Federal judge lauds Detroit contractor, orders probation

By Ed White

Associated Press Writer

DETROIT (AP) -- A judge sentenced a businessman to probation last Thursday for a tax crime, agreeing with his lawyer that he was a victim of a "widespread" pay-to-play culture in Detroit where money changed hands to ensure city contracts.

Karl Kado was in court for failing to report $270,000 in income for 2002 and 2003. But that crime really is secondary to his role as an FBI informant in the government's long-running investigation of corruption during the mayoral years of Kwame Kilpatrick.

In a court filing hours before the hearing, federal prosecutors said Kado has provided "extraordinary" help since 2005 by recording conversations with "corrupt subjects." They pledged that others would be charged.

Kado's company had maintenance and electrical contracts at the Cobo Center, the downtown convention center. He has acknowledged giving more than $100,000 to two Cobo Center directors but said he succumbed to their demands because his invoices otherwise wouldn't get paid.

Kado testified as part of a lawsuit last year that he also made payments to Kilpatrick and Kilpatrick's father and was a victim of extortion.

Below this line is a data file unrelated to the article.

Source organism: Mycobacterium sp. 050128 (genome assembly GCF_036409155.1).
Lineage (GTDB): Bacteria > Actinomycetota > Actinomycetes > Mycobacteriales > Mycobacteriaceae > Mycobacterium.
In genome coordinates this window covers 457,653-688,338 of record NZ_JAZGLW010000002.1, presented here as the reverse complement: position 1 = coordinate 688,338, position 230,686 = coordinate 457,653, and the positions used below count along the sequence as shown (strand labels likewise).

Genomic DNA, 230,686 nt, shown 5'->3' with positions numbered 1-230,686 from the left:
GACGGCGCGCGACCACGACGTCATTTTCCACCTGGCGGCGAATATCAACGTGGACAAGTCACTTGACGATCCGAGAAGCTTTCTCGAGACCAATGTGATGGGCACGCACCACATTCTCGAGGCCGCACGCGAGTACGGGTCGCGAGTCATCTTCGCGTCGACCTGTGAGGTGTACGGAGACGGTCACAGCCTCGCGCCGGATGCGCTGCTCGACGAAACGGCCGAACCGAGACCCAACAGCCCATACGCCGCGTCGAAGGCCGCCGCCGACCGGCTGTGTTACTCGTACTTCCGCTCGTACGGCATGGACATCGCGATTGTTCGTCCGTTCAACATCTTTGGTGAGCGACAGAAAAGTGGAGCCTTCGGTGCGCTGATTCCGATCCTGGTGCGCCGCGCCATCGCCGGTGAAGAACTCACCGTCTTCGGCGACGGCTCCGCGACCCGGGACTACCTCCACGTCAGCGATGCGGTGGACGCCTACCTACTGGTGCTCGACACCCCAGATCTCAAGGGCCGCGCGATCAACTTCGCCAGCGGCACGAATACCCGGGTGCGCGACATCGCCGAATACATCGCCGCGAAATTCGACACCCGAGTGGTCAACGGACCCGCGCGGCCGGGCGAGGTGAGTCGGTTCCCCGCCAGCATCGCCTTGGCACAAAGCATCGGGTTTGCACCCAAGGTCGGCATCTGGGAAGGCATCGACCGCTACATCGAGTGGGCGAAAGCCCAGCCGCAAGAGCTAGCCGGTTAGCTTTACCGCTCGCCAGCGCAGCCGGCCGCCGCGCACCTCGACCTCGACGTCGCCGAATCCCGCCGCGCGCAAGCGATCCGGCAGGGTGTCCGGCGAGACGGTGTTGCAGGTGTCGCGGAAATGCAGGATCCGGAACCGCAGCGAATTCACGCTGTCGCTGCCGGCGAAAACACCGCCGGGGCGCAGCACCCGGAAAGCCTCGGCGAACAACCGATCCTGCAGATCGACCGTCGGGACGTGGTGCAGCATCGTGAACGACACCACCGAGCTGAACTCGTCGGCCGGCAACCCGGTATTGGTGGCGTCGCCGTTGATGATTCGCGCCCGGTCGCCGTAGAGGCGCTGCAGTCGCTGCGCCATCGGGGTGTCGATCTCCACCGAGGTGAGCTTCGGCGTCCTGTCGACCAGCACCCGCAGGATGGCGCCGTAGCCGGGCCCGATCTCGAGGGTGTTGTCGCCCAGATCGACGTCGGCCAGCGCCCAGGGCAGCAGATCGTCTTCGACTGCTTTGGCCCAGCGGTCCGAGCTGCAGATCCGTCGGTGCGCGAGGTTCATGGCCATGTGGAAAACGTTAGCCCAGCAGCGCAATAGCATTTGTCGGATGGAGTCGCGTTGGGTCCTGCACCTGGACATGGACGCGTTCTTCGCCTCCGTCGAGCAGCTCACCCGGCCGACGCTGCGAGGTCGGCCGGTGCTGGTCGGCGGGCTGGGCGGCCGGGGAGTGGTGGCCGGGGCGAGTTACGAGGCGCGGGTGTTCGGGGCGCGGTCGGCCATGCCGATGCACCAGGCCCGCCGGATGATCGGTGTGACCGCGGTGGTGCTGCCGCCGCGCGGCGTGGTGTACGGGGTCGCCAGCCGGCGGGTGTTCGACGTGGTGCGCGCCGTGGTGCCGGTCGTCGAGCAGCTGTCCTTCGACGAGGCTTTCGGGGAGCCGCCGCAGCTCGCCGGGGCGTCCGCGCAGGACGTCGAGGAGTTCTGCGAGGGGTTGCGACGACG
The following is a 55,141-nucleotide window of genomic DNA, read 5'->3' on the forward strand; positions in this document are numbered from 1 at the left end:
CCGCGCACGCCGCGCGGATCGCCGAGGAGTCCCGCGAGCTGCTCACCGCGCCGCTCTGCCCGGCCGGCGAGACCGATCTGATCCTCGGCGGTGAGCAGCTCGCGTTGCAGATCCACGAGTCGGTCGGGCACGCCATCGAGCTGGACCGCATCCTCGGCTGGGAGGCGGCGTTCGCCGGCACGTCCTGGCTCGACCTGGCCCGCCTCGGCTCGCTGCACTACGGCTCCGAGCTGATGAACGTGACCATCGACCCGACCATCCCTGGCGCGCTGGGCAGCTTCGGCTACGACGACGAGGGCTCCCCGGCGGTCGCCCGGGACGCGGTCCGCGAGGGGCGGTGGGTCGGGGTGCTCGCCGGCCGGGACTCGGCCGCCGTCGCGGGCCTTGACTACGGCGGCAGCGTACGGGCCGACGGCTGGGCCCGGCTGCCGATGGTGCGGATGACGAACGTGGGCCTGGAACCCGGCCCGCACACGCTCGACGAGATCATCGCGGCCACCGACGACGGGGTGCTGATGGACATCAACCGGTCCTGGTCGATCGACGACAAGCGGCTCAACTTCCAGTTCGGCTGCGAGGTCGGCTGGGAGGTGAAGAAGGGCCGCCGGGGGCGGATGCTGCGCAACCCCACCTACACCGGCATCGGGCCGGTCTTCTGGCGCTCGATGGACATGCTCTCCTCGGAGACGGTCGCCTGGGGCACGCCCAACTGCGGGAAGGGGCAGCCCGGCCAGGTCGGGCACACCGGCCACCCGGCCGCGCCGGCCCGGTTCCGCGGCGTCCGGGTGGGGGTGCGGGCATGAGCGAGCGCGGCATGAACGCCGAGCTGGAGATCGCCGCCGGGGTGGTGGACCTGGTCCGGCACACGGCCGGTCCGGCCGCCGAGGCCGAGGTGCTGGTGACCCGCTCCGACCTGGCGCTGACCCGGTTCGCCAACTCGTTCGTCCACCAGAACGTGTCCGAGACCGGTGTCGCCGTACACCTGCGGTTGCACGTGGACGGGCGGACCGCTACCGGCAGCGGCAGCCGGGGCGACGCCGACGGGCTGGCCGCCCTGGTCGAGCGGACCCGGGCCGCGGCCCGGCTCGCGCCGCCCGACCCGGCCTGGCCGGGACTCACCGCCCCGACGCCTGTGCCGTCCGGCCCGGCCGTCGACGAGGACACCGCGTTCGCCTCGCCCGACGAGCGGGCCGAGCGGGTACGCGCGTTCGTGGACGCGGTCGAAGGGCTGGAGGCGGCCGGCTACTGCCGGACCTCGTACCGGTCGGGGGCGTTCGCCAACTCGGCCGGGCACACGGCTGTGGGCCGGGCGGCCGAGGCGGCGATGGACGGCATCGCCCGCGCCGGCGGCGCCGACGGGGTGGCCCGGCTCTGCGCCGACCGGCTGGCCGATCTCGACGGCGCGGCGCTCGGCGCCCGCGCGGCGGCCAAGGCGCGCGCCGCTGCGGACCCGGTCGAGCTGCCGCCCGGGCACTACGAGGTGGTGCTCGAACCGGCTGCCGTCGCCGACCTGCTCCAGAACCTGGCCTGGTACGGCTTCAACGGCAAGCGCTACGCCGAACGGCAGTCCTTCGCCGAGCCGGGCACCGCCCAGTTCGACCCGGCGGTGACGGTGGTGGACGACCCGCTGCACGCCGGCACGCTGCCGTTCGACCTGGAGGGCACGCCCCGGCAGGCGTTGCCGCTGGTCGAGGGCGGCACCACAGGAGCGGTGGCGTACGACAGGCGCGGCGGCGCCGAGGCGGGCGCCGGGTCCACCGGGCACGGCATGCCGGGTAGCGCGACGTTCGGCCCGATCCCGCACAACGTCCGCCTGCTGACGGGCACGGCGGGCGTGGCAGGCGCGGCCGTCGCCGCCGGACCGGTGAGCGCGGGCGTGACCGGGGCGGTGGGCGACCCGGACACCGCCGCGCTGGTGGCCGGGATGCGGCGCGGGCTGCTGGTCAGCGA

His lawyer, Christopher Andreoff, made a passionate plea for leniency last Thursday and said he hoped Kado's cooperation with the FBI will "ferret out this pay-to-play mindset."

"My client is one of those victims," he said.

U.S. District Judge Marianne Battani said she was impressed with dozens of letters written in support of Kado, a 69-year-old native of Iraq. His children -- six of the nine are doctors or in medical school -- wrote how he stressed education and how he held spelling contests after dinner.

An employee noted how Kado paid for his father's funeral. He once gave a couple an Oriental rug right off his floor.

"When I look at someone like you and what you've done with your life it counts for something," the judge said.

Prosecutors recommended no more than six months in jail. Battani ordered three years of probation and 20 hours of weekly volunteer work for a year at a Roman Catholic church in Detroit.

Pay-to-play was a "widespread operation in the city of Detroit," the judge told Kado. "In a sense, you, too, were a victim, but then you victimized by not paying your taxes."

Kilpatrick was mayor from 2002 until September 2008, when he pleaded guilty to obstruction of justice in an unrelated case in state court. He now lives in the Dallas area.

His lawyer, James Thomas, denies any extortion took place.

"This recent disclosure of direct payments to Kwame Kilpatrick was not Kado's first version and I don't believe it's going to be the last," Thomas said.

The government's biggest catch in the corruption probe has been Monica Conyers, the wife of U.S. Rep. John Conyers, D-Mich. She admitted taking bribes to support a sludge contract when she was on the Detroit City Council. She will be sentenced March 10.

The trial of her former chief of staff, Sam Riddle, recently ended in a mistrial. Two brothers who were top aides to Kilpatrick pleaded guilty to taking kickbacks in city land sales.

Published: Mon, Mar 8, 2010